“Anyone who fasts and engages in self-evaluation in Ramadan will find heaven.”
– Hadith of Prophet Muhammad (PBUH).
“It was the month of Ramadan in which the Quran was first bestowed from on high as a guidance unto man and a self-evident proof of that guidance, and as the standard by which to discern the true from the false. Hence, whoever of you lives to see this month shall fast through it, but he that is ill or on a journey shall fast instead for the same number of days. God wills that you shall have ease and does not will you to suffer hardship.” – Quran 2:165-67.
In 610 CE, Prophet Muhammad had secluded himself in a cave at the top of Mount Hira (aka Mount Noor) near Mecca, as he did every year, when Archangel Gabriel appeared to him and revealed the first verse of the Quran, ordering him to read (iqra, in Arabic):
“Read (or recite) in the name of your Lord who created. Created man from a germ-cell. Read, for thy sustainer is the most Bountiful One, who taught by the pen. He taught man what he knew not” (Quran 96:1-6). Muhammad did not know how to read, but Gabriel insisted on his command.
The fact that the history of Islam began with insistence upon knowledge — of the self and the world — is extremely significant.
The fact that the history of Islam began with insistence upon knowledge — of the self and the world — is extremely significant. Allah created human beings with an intellectual and spiritual capacity that they are required to use and develop. The intellect is a blessing and a form of mercy bestowed upon humanity by God. In order for the Quran, and the entire religion, to be a true source of guidance in life, mankind must be aware that deep insights and spiritual transformation are not attained through superficial efforts.
In the Quran, God constantly urges us to contemplate and think deeply, read, write, and generally exercise our intellectual and spiritual faculties. In fact, after the word Allah, the second most mentioned word in the Quran “deals with a cluster concerned with knowing, reasoning, intellect, pondering, reflecting, meditating upon, and thinking.”[i] It is thus evident that God has placed an enormous importance on our ability and duty to use our minds, emotions, and spirit together, a unique capacity which distinguishes us from the rest of creation.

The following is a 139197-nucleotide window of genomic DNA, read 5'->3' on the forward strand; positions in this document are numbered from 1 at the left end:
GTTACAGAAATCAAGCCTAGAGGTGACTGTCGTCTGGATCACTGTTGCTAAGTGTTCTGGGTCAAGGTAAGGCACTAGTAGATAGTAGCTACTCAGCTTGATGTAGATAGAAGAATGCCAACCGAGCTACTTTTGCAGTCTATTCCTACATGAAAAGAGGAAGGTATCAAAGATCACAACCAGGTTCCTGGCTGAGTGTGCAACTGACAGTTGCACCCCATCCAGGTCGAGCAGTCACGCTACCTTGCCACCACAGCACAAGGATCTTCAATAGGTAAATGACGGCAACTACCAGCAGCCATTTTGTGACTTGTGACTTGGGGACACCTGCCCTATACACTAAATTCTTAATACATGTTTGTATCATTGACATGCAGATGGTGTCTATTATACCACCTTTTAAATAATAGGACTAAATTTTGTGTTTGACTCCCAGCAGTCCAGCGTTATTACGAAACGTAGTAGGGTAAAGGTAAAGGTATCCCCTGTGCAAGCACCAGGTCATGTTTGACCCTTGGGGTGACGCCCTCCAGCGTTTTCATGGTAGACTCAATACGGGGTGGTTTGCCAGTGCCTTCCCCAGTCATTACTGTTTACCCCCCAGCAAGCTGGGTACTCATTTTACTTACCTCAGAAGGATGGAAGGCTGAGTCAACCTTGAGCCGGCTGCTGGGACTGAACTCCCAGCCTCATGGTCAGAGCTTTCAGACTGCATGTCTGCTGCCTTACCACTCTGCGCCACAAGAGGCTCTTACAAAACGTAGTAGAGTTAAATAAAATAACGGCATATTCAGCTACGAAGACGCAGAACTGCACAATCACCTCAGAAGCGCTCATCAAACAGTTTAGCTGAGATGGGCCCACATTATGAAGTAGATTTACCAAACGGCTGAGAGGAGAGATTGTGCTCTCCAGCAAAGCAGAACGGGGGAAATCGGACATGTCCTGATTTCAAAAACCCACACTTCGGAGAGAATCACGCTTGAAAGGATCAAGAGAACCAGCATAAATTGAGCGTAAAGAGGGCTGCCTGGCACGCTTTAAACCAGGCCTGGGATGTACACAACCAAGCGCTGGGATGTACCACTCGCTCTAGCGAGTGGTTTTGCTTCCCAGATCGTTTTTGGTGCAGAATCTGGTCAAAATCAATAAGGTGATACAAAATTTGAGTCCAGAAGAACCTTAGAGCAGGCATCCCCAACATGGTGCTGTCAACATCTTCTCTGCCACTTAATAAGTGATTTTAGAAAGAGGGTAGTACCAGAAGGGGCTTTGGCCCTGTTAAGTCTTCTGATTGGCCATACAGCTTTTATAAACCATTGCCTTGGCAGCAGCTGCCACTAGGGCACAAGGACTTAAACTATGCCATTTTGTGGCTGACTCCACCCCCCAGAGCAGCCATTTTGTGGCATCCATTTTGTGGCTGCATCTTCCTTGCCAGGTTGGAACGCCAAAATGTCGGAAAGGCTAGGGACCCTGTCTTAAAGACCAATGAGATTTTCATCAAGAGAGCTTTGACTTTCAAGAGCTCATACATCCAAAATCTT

Ramadan is a time for fasting, of course, but also, and equally important, a time for deep reflection and contemplation, in addition to rituals and gatherings. Yet, Ramadan, besides being a deeply religious month, where people pray more than usual and attend religious study circles, is usually a festive time too, one full of happy reunions with loved ones. To break the fast, which lasts from dawn until dusk, Muslims gather and eat iftar together as a community, whether it be with family, friends, or with fellow believers in an Islamic center or mosque.
Ramadan is a time for fasting, but also, and equally important, a time for deep reflection and contemplation.
It is also a time for congregational nightly prayers and other devotional practices performed as a community. This year, however, with the unfortunate outbreak of the coronavirus pandemic, mosques are closed, and gatherings banned. Hence, these important communal activities will be absent (and sorely missed) for the first time in history.
Nonetheless, Muslims can still highly benefit from this sacred month and take it as an opportunity to go inward, focusing on spirituality even more than other years, when the get-togethers can take much, if not most, of our time. Because of the pandemic, we are all forced to be somewhat secluded and hence, it becomes even more imperative to use this blessed time wisely and focus on our spiritual development through prayer, self-evaluation, reflection, meditation, and learning of the inner-self as much as the outer material reality around us.